I think something much like this is at work in the current 'alternative facts' imbroglio chez Kellyanne Conway. On the one hand, it seems to me that what Ms. Conway meant to say here was that there are competing estimates of crowd size, and that the Trump White House has elected to endorse an estimate other than those being endorsed by the major news outlets - not that Donald Trump is a devotee of possible worlds semantics and has decided somehow to inhabit a world other than the one we inhabit. On the other hand, the immediate indignation and derision that Ms. Conway's 'alternative facts' locution has elicited is emblematic of something disturbing: namely, that this White House already has developed a reputation for choosing which alternative accounts of things to deem 'facts' on the basis not of criteria we ordinarily employ to find truth, but of what happens to suit them on the given occasion. It engages in 'fact'-labeling, in other words, not in good faith, but opportunistically.
This is worrisome enough in a campaign. In a government, it is not for long possible - not on any 'possible world.' Let us then hope for a very quick course-correction.
The first members of a team of Cuban doctors and health workers unload boxes of medicines and medical material at the Freetown airport. Sierra Leone: October 2, 2014 (Photograph by Florian Plaucheur/AFP/Getty).
At the moment I cannot post anything substantive on this material, but I thought some readers of this blog might be interested in a few items (see the suggested reading below) I recently came across, prompted in the first place by an intriguing (if not provocative) article in the New Left Review, 102 (Nov/Dec 2016): “Ebola’s Ecologies: Agro-Economics and Epidemiology in West Africa,” by Rob Wallace and Rodrick Wallace. Unfortunately, the piece is available only to subscribers (or by purchase), but I highly recommend it in any case. The following three paragraphs—sans notes—are from the introduction to the article:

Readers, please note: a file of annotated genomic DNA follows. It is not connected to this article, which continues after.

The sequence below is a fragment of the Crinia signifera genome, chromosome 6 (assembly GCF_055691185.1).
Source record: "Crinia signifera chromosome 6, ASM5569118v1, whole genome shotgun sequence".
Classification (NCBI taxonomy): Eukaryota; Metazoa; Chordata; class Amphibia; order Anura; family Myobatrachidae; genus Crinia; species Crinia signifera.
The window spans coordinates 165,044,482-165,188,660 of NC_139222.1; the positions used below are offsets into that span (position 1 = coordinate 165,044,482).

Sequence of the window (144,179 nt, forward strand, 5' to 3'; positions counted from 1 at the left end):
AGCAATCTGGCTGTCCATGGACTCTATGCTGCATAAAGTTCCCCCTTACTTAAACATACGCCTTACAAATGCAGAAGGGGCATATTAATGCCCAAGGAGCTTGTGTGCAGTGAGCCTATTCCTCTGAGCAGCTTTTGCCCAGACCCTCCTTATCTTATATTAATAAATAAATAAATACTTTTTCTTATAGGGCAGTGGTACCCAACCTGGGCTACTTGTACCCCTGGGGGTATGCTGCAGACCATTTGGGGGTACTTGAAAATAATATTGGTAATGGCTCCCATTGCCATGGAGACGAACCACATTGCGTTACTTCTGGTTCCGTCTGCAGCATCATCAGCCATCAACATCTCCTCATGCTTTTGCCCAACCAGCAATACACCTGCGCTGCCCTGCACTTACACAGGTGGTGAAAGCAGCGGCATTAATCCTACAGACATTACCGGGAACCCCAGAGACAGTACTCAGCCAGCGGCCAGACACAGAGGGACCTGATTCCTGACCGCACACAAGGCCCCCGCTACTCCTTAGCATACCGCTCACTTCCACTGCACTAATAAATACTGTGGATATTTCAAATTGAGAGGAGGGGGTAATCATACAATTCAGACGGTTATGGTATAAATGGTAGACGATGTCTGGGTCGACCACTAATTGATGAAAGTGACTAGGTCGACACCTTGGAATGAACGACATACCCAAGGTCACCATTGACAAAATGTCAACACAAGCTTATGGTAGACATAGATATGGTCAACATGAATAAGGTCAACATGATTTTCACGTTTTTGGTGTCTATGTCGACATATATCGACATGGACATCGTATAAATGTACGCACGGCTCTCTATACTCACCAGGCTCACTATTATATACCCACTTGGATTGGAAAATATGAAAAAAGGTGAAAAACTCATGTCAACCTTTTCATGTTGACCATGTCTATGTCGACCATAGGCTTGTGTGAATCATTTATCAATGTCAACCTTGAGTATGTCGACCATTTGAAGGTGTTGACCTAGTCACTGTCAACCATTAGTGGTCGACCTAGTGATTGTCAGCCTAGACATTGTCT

“Disease epidemics are as much markers of modern civilization as they are threats to it. What successfully evolves and spreads depends on the matrix of barriers and opportunities that a given society presents to its circulating pathogens. For most of its history, for example, Vibrio cholerae lived off plankton in the Ganges delta. It was only after significant layers of the population had switched to an urban, sedentary lifestyle, and later had become increasingly integrated by nineteenth-century trade and transport systems, that the cholera bacterium evolved an explosive, human-specific ecotype. Simian immunodeficiency viruses emerged out of their non-human Catarrhini reservoirs in the form of HIV when colonial expropriation turned subsistence bushmeat and the urban sex trade into commodities on an industrial scale. Domesticated livestock has supplied a source for human diphtheria, influenza, measles, mumps, plague, pertussis, rotavirus A, tuberculosis, sleeping sickness and visceral leishmaniasis. Ecological changes wrought upon landscapes by human intervention have facilitated spillovers of malaria from birds, and of dengue and yellow fever from wild primates. The new pathogens adapted to improvements in medical technologies and public health, while innovations in agricultural and industrial methods accelerated demographic shifts and new settlement, concentrating potential host populations and thereby promoting new rounds of spillover.